Qian’s weekly consultations with computational fluid dynamics engineers at Altair, a global information technology company, enabled huge leaps forward in the design of the new car, which has a drag force of less than one Newton at the race speed of 6.7m/s, as measured in a full-scale wind tunnel.  For comparison, a Toyota Camry has a drag force of over twenty Newtons at the same speed.

“Breaking the record absolutely would not have been possible without Yukai’s aerodynamic improvements,” said Grady.

“Compared with Maxwell, our 2018 world record car, the new car uses a drastically different front wheel fairing design,” added Qian. “On Maxwell, the wheel fairings acted like vertically oriented wings and generated large wingtip vortices. The new fairing produces hardly any vortex.”

Working out of their space in The Foundry, a 7,600-foot makerspace for Duke student clubs, the team also sharpened the trailing edges (the rearmost part of front fairings and the tail), which made the production of the carbon fiber shell more difficult. The team again consulted with outside specialists, this time at VX Aerospace, who advised using a technique called resin infusion to ensure the vehicle’s smooth surface and accurate shape. 

“Last but not least, we minimized the pressure changes of the air flowing under the car by making the leading edges slanted instead of vertical, and maximizing the space between the two front fairings,” said Qian.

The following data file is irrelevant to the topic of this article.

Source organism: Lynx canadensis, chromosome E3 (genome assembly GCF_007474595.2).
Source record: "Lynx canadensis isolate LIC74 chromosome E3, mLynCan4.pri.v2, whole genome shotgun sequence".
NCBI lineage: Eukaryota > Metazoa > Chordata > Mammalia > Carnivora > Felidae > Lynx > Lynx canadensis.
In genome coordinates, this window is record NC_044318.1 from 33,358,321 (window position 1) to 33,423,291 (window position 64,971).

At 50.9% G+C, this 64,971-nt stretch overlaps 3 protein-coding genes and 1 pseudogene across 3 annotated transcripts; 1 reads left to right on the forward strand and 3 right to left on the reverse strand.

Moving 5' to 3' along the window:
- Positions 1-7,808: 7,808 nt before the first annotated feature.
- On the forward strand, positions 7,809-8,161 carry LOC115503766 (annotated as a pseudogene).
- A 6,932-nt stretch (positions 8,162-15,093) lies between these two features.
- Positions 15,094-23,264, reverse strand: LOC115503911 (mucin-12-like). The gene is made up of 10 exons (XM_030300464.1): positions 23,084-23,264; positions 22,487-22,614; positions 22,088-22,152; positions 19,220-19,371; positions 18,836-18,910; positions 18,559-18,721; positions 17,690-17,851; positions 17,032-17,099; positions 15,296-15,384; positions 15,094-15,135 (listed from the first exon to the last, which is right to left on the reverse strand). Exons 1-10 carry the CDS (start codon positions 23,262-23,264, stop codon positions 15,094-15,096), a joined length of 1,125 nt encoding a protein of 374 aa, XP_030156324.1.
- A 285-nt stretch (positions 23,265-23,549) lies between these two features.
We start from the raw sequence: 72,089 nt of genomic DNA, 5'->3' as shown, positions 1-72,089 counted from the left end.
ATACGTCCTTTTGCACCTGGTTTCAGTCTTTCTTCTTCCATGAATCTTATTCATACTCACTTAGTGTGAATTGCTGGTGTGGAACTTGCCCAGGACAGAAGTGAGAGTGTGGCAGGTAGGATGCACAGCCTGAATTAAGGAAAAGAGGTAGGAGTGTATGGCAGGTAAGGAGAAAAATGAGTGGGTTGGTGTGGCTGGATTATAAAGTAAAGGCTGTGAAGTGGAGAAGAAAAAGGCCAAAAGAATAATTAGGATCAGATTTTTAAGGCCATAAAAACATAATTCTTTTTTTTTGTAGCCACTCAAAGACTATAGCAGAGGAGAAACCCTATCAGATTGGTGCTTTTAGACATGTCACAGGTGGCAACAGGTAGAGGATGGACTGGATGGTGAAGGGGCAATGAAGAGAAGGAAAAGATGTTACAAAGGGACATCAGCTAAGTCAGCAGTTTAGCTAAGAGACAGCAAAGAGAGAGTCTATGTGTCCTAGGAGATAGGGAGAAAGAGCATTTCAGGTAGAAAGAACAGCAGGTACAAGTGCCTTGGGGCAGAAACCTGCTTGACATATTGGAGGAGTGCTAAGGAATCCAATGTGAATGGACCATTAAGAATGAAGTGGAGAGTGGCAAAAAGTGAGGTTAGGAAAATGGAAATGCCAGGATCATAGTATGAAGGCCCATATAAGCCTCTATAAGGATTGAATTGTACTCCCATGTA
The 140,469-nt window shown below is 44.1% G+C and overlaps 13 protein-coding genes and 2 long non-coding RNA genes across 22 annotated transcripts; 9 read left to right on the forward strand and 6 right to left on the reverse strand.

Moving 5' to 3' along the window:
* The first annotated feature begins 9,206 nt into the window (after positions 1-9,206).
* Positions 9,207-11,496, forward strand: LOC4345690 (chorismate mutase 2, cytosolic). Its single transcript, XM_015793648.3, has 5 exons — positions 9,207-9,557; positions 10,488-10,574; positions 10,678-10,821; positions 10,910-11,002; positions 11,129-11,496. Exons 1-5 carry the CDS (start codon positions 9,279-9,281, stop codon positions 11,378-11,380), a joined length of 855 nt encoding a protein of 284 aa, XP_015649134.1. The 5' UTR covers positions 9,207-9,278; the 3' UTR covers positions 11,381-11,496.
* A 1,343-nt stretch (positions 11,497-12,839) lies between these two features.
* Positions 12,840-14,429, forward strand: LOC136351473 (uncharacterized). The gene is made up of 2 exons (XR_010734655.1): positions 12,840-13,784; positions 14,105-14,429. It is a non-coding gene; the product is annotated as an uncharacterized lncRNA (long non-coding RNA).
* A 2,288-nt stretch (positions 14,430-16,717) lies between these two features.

car in wind tunnel

The team uses a motor specifically designed by Japanese manufacturer Mitsuba for high-efficiency prototype vehicles. It features a direct drive system enabling regenerative braking, which reduces cornering losses by more than 25 percent.

The winning team

Congratulations to all the students who developed the record-breaking vehicle:

Gerry Chen, ECE '19
Shomik Verma, ME '19
Ryan YoungJae Kwon, ME '19
Uriel Salazar-Angelini, ME '19
Brian Weil, ME '20
Daichi Matsuda, ME '20
Jiwoo Song, ME '20
Yunfan Zhang, CS '20
Max Wang, ME '21
Mohaimenul Islam, ME '21
Olga Suchankova, ME '21
Vivian Kirby, CS '21
Will Smith, ME '21
Yukai Qian, ME '21
Isaac Poarch, ME '22
Jack Proudfoot, ECE '22